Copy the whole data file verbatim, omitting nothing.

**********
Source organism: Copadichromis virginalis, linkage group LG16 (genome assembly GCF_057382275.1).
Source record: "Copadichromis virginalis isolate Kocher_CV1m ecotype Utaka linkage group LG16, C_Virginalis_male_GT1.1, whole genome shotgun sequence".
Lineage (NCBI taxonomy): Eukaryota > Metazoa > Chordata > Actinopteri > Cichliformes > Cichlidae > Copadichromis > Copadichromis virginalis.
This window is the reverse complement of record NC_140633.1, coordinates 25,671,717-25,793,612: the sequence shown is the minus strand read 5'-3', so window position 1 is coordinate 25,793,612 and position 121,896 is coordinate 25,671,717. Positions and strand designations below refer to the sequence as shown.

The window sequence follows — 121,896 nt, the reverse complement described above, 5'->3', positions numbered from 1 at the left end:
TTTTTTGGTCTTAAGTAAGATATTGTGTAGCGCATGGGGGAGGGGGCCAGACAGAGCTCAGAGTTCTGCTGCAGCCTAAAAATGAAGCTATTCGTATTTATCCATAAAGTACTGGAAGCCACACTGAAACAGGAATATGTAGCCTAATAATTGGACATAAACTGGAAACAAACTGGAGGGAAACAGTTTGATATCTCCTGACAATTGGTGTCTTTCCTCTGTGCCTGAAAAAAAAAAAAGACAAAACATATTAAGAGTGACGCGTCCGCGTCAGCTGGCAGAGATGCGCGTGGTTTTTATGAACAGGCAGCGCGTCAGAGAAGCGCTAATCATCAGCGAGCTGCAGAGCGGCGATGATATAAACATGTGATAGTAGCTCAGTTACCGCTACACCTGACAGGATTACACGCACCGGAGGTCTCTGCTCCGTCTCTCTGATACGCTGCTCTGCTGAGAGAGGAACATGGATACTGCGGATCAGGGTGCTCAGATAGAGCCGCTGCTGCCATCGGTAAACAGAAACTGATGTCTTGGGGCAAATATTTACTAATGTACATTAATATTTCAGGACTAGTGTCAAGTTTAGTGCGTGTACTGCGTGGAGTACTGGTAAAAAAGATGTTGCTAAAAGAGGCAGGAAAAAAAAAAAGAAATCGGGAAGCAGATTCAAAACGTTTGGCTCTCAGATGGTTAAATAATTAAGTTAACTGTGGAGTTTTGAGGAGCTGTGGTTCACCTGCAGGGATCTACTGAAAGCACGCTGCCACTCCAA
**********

Source organism: Copadichromis virginalis, linkage group LG16 (genome assembly GCF_057382275.1).
Source record: "Copadichromis virginalis isolate Kocher_CV1m ecotype Utaka linkage group LG16, C_Virginalis_male_GT1.1, whole genome shotgun sequence".
Lineage (NCBI taxonomy): Eukaryota > Metazoa > Chordata > Actinopteri > Cichliformes > Cichlidae > Copadichromis > Copadichromis virginalis.
This window is the reverse complement of record NC_140633.1, coordinates 25,671,717-25,793,612: the sequence shown is the minus strand read 5'-3', so window position 1 is coordinate 25,793,612 and position 121,896 is coordinate 25,671,717. Positions and strand designations below refer to the sequence as shown.

The window sequence follows — 121,896 nt, the reverse complement described above, 5'->3', positions numbered from 1 at the left end:
TTTTTTGGTCTTAAGTAAGATATTGTGTAGCGCATGGGGGAGGGGGCCAGACAGAGCTCAGAGTTCTGCTGCAGCCTAAAAATGAAGCTATTCGTATTTATCCATAAAGTACTGGAAGCCACACTGAAACAGGAATATGTAGCCTAATAATTGGACATAAACTGGAAACAAACTGGAGGGAAACAGTTTGATATCTCCTGACAATTGGTGTCTTTCCTCTGTGCCTGAAAAAAAAAAAAGACAAAACATATTAAGAGTGACGCGTCCGCGTCAGCTGGCAGAGATGCGCGTGGTTTTTATGAACAGGCAGCGCGTCAGAGAAGCGCTAATCATCAGCGAGCTGCAGAGCGGCGATGATATAAACATGTGATAGTAGCTCAGTTACCGCTACACCTGACAGGATTACACGCACCGGAGGTCTCTGCTCCGTCTCTCTGATACGCTGCTCTGCTGAGAGAGGAACATGGATACTGCGGATCAGGGTGCTCAGATAGAGCCGCTGCTGCCATCGGTAAACAGAAACTGATGTCTTGGGGCAAATATTTACTAATGTACATTAATATTTCAGGACTAGTGTCAAGTTTAGTGCGTGTACTGCGTGGAGTACTGGTAAAAAAGATGTTGCTAAAAGAGGCAGGAAAAAAAAAAAGAAATCGGGAAGCAGATTCAAAACGTTTGGCTCTCAGATGGTTAAATAATTAAGTTAACTGTGGAGTTTTGAGGAGCTGTGGTTCACCTGCAGGGATCTACTGAAAGCACGCTGCCACTCCAA